[IMDB link] [Netflix link] This post is both a movie review, and a review of a BBS I used to frequent. This is kind of a weird post.
HAIKU REVIEW: Where The Wild Things Are:
The BBS was better [*personal explanation at the bottom of the post]
than the dumb movie.
UNCOMFORTABLE PLOT SUMMARY (inspired by this): [highlight for spoilers]→ Doormat mom forces us all to sit through romp in brat’s imagination.
PEOPLE: Directed by Spike Jonze, writer of many Jackass episodes and movies, and director of Adaptation and Being John Malkovich. Starring an annoying kid, Catherine Keener (Being John Malkovich), and various voices used for the creatures – Lauren Ambrose (Six Feet Under redhead daughter, Psycho Beach Party), James Gandolfini (The Sopranos)
QUIRKS: Based on a book. Which has like, no story. I got it around age 30 but have still never read it.
VISUALS: NOT the visual masterpiece you’d expect. I watched it in 1080p, but still.
The CGI faces were only because the puppets didn’t work right, but honestly, I’m having a hard problem imagining puppets looking as good. I saw hints of people in the characters — individual features that reminded me of actors, without me really knowing who. Kind of like the effect from the movie Beowulf. The goat really reminded me of Seth Green, too, for some reason. I’m not sure if puppets could really give the human realism to the expressions.
MORALS: 1) Hey brat: You should realize you’re a little brat. 2) Don’t have kids.
BAD STUFF: Watching a bratty kid for 2 hours. I was warned of this. I thought it was just the haters hatin’, as usual. But they were right.
Every adaptation of anything to a movie [including a previous movie] is hated on pretty badly. The haters would be much more persuasive if they only hated sometimes, instead of all of the time. Instead, I just kind of ignore it, unless a good reason or explanation is given. I didn’t listen to them, and for once, they were right and I agree with ‘em. I *wanted* to like this so much more than I did. I really wanted to give it 3 stars, just for sating my curiosity on what a Where The Wild Things Are movie might look like. Even Carolyn could only barely give it 3 stars, but alas, I could not. I’m not even sure what my specific problem was with it: It was just kind of dull and pointless, even with the fantasy elements.
CONCLUSION: Disappointment. Such disappointment.
Clint: Netflix: 2/5 stars. IMDB: 5/10. Really wanted to rate it higher, but… Just couldn’t.
Carolyn: Netflix: 2.6/5 stars (lowest possible 3-star movie). IMDB: 6/10.
The native public rating for this movie is: IMDB: 7.5/10, Netflix: 3.8/5 stars (Netflix‘s predicted rating for us was also 3.8/5 stars–how wrong).
RECOMMENDATION: I have no recommendation. This movie seems to be hard to predict whether people will like or not.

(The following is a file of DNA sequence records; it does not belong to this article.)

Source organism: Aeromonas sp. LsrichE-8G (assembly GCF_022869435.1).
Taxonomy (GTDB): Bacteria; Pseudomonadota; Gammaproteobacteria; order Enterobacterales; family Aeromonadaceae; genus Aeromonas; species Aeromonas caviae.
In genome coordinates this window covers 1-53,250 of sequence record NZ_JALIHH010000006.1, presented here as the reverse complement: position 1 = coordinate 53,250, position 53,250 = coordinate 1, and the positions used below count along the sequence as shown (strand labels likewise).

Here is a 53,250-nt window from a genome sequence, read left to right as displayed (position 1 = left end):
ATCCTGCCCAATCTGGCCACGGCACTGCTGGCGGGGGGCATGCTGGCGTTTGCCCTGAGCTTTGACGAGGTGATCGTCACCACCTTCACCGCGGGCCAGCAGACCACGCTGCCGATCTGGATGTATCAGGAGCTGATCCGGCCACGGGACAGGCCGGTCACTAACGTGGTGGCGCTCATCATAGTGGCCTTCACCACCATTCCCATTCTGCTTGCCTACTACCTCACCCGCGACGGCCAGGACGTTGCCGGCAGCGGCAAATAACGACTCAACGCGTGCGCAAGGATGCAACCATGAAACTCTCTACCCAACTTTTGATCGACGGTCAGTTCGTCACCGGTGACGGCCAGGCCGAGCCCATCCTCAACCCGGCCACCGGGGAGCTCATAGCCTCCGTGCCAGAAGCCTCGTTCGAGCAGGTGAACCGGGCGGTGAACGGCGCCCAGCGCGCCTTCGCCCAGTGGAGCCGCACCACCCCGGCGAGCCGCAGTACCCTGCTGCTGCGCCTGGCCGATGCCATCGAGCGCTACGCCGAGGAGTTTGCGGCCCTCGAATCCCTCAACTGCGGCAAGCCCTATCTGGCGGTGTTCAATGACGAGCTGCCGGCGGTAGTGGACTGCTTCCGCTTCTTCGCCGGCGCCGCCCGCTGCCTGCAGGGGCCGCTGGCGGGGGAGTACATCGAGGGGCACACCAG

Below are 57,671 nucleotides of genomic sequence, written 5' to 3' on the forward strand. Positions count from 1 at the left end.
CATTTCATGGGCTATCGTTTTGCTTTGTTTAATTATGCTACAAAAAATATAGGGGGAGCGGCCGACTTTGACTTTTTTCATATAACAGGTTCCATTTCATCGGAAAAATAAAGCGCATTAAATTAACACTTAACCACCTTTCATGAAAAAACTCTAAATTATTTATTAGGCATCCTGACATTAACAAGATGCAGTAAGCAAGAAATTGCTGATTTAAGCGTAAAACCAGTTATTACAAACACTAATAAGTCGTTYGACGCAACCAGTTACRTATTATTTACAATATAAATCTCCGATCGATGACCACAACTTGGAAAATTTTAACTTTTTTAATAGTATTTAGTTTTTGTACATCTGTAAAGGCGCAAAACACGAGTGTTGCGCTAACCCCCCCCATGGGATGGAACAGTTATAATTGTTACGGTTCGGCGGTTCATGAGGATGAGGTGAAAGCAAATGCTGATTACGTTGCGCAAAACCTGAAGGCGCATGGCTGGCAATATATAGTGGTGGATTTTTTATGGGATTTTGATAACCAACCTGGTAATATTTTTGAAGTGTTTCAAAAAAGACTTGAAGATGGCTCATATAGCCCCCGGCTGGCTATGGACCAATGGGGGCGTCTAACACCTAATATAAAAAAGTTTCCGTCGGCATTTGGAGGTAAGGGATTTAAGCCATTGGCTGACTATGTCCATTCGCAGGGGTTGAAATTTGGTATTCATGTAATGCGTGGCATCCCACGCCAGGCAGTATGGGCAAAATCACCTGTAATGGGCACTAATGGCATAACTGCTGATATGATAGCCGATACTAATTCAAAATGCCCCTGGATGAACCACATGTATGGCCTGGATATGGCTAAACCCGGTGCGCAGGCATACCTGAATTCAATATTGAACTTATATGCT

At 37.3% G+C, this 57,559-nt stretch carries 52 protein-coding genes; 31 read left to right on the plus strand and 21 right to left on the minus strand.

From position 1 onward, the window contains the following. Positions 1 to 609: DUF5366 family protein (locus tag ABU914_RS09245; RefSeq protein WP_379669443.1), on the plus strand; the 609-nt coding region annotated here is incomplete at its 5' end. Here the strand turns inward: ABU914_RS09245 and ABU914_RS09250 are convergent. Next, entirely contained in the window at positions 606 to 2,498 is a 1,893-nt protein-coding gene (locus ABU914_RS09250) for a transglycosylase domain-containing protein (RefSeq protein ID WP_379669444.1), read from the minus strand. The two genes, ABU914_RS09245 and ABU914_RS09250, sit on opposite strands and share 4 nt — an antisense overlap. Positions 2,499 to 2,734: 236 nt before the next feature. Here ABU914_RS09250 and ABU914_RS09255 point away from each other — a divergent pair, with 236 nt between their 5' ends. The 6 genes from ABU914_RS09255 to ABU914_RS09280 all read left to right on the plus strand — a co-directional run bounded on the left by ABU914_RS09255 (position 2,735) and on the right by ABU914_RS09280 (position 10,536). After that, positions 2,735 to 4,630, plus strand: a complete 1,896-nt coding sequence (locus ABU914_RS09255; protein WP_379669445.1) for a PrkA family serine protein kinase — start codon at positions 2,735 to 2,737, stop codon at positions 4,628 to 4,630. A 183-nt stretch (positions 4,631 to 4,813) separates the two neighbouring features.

SIMILAR MOVIES: Bridge To Terabithia. But Carolyn says it was a much better movie than this one… And I think I agree with that.
MOVIE QUOTE: Judith: “Happiness isn’t always the best way to be happy.”
FRIENDS’ RATINGS: Ian loved it. Glen didn’t like it. For once, I agree with his hatin’.
[*] I never heard of Where The Wild Things Are until I was online in the local BBS community in the late 1980s, and encountered a BBS of the same name, run by one Link The Triune. Carolyn was there the whole time, as was her sister, Jeremy Turner, and many other friends who I went on to know in person in college and afterward. It was definitely the best social BBS in Prince William County.
It was so popular that you would often have to auto-dial tons of times just to not get a busy signal. After all, it was one-at-a-time use back then. Imagine a webpage you can only go to if nobody else has it on their screen. And being restricted to connecting only to those pages in your county. [Unless you had ways around long distance fees. <sly grin>] The one good thing was that long distance rates meant you weren’t competing with everyone in the country; just those in your area code. Nonetheless, this BBS was a constant busy signal because of how good the messages and users were.
I eventually convinced everyone to adopt an offline reader so that less phone time was used per-user. Instead of being connected while you read and type all your messages, you simply connected for few minutes to upload the messages you wrote, and download new messages. Kinda analogous to POP email retrieval. This actually meant that 5 people could login in a row, download new messages, log off, and all be typing at once! Pretty soon, the BBS was getting messages at a faster rate than if someone was connected 100% of the time typing as fast as they could. It was tough to keep up!